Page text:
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Air pollution

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Air pollution

  1. 1. AIR POLLUTION, EFFECTS ON HEALTH AND ITS CONTROL MEASURES Sundeep Kumar Magar MPH, Third batch National Medical College Teaching Hospital Birgunj
  2. 2. Atmosphere as a Resource  Atmospheric Composition ◦ Nitrogen 78.08% ◦ Oxygen 20.95% ◦ Argon 0.93% ◦ Carbon dioxide 0.04%
  3. 3. Types and Sources of Air Pollution  Air Pollution ◦ Chemicals added to the atmosphere by natural events or human activities in high enough concentrations to be harmful  Two categories ◦ Primary Air Pollutant  Harmful substance that is emitted directly into the atmosphere ◦ Secondary Air Pollutant  Harmful substance formed in the atmosphere when a primary air pollutant reacts with substances normally found in the atmosphere or with other air pollutants
  4. 4.  5 Major Pollutants:  1..) Carbon Monoxide  2.) Sulfur Dioxide  3.) Nitrogen Dioxide  4.) Particulate Matter  5.) Ground Level Ozone SMOG
  5. 5. Carbon Monoxide •colorless, odorless •produced when carbon does not burn in fossil fuels •present in car exhaust •deprives body of CO causing headaches, fatigue, and impaired vision
  6. 6. Nitrogen and Sulfur Oxides  Nitrogen Oxides ◦ Gases produced by the chemical interactions between atmospheric nitrogen and oxygen at high temperature ◦ Problems  Greenhouse gases  Cause difficulty breathing  Sulfur Oxides ◦ Gases produced by the chemical interactions between sulfur and oxygen ◦ Causes acid precipitation
  7. 7. Particulate Material  Thousands of different solid or liquid particles suspended in air ◦ Includes: soil particles, soot, lead, asbestos, sea salt, and sulfuric acid droplets  Dangerous for 2 reasons ◦ May contain materials with toxic or carcinogenic effects ◦ Extremely small particles can become lodged in lungs
  8. 8. Ozone  Tropospheric Ozone ◦ Man- made pollutant in the lower atmosphere ◦ Secondary air pollutant ◦ Component of photochemical smog (Photochemical Smog) Brownish-orange haze formed by chemical reactions involving sunlight, nitrogen oxide, and hydrocarbons  Stratospheric Ozone ◦ Essential component that screens out UV radiation in the upper atmosphere ◦ Man- made pollutants (example: CFCs) can destroy it
  9. 9. Air Pollution Around the World  Air quality is deteriorating rapidly in developing countries Residents only see sunlight a few weeks each year  Developing countries have older cars Still use leaded gasoline  5 worst cities in world Beijing, China; Mexico City, Mexico; Shanghai, China; Tehran, Iran; and Calcutta, India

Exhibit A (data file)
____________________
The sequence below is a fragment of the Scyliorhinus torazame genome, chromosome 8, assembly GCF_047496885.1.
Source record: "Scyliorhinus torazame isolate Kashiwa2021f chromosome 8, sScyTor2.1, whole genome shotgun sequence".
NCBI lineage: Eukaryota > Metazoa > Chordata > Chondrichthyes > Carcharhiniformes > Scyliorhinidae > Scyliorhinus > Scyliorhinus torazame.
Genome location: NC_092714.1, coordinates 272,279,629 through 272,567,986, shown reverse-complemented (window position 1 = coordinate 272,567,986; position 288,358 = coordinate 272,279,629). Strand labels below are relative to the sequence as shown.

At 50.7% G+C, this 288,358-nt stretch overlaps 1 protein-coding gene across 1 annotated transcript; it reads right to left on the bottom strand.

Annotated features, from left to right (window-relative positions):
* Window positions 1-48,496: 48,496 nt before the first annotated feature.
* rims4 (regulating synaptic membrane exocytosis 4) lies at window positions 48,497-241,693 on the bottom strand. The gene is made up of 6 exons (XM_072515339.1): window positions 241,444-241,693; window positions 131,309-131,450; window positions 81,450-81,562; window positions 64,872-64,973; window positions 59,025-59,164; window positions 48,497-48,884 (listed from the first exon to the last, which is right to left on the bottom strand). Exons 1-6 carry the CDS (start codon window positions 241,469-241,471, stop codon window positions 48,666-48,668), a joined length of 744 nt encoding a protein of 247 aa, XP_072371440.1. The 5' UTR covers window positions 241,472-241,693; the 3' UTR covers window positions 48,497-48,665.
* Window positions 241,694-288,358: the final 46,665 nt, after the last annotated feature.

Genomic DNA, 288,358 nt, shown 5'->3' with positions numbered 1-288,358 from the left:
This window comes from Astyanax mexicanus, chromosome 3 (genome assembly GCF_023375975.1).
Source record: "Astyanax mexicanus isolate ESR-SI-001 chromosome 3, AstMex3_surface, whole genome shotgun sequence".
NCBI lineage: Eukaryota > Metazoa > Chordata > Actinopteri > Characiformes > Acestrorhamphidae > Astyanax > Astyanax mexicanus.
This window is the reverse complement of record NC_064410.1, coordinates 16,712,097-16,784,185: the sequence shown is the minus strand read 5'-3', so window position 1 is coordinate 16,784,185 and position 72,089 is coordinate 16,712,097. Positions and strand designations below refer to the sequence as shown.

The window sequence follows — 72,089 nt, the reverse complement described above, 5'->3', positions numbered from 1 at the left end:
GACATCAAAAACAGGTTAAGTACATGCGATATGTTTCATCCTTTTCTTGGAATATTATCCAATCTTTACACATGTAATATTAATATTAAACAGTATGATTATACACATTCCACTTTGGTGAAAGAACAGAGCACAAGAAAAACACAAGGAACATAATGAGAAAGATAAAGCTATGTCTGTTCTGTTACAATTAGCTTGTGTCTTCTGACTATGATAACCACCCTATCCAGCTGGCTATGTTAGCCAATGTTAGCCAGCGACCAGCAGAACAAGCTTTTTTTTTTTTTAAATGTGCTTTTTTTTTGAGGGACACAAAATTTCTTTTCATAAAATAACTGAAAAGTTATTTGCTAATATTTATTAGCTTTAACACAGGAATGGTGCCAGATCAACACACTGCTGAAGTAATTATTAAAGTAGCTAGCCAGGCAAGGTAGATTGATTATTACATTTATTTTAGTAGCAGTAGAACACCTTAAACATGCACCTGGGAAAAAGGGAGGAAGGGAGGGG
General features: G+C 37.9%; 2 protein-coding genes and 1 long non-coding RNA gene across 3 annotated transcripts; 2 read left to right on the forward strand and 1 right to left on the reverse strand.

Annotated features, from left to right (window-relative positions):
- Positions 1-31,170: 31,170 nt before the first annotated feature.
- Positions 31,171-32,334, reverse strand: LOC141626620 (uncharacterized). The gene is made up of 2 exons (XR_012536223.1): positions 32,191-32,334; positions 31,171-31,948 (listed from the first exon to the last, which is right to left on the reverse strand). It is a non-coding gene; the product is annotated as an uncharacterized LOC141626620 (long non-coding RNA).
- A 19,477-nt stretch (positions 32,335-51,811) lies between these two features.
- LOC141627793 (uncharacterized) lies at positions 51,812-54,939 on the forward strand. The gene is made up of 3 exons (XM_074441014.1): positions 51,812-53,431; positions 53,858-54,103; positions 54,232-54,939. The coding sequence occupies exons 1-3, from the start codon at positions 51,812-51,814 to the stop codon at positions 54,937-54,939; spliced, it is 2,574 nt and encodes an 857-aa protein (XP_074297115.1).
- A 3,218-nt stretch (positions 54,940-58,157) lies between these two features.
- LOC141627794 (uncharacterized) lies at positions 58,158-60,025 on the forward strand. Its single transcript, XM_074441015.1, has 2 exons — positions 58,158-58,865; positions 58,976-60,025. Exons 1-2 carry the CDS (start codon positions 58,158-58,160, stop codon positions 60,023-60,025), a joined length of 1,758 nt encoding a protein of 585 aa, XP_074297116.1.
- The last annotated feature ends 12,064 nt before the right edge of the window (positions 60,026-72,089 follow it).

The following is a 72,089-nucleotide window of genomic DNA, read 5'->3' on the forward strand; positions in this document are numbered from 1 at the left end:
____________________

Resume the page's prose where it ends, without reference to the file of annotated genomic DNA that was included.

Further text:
10. 10.  World Health Organization (WHO) estimates that approximately 3 million people die each year due to air pollution in the world (World Bank 2003, ‘Health Impacts of Outdoor Air Pollution’. South Asia Urban Air Quality Management Briefing, paper No. 11).  According to the WHO, air pollution is responsible for increases in outpatient visits due to respiratory and cardiovascular diseases, hospital admissions and mortality.
  11. 11. Rescent studies have shown that global average temperature has increased by 0.74°C during the period of 1906-2005 2,323 glacier lake have so far been identified in Nepal. Out of these, 20 lakes are considered to be in danger of bursting their banks(mool et. al 2001)
  12. 12. Scientists predicts that earth’s mean surface temperature will rise by between 1.5 – 4.5°C by 2050 if green house gas continue to rise at the present rate. Carbon dioxide 62% Methane 20% Nitrous oxide4% CFCs 12% HCFCs and HFCs 2%
  13. 13. Ozone Depletion in Stratosphere  Ozone thinning/hole ◦ First identified in 1985 over Antarctica  Caused by ◦ human-produced bromine and chlorine containing chemicals ◦ Example: CFCs
  14. 14. Effects of Ozone Depletion  Higher levels of UV- radiation hitting the earth ◦ Eye cataracts ◦ Skin cancer ◦ Weakened immunity  May disrupt ecosystems  May damage crops and forests
  15. 15. Recovery of Ozone Layer  Montreal Protocol (1987) ◦ Reduction of CFCs ◦ Started using HCFCs (greenhouse gas)  Phase out of all ozone destroying chemicals is underway globally  Full recovery will not occur until 2050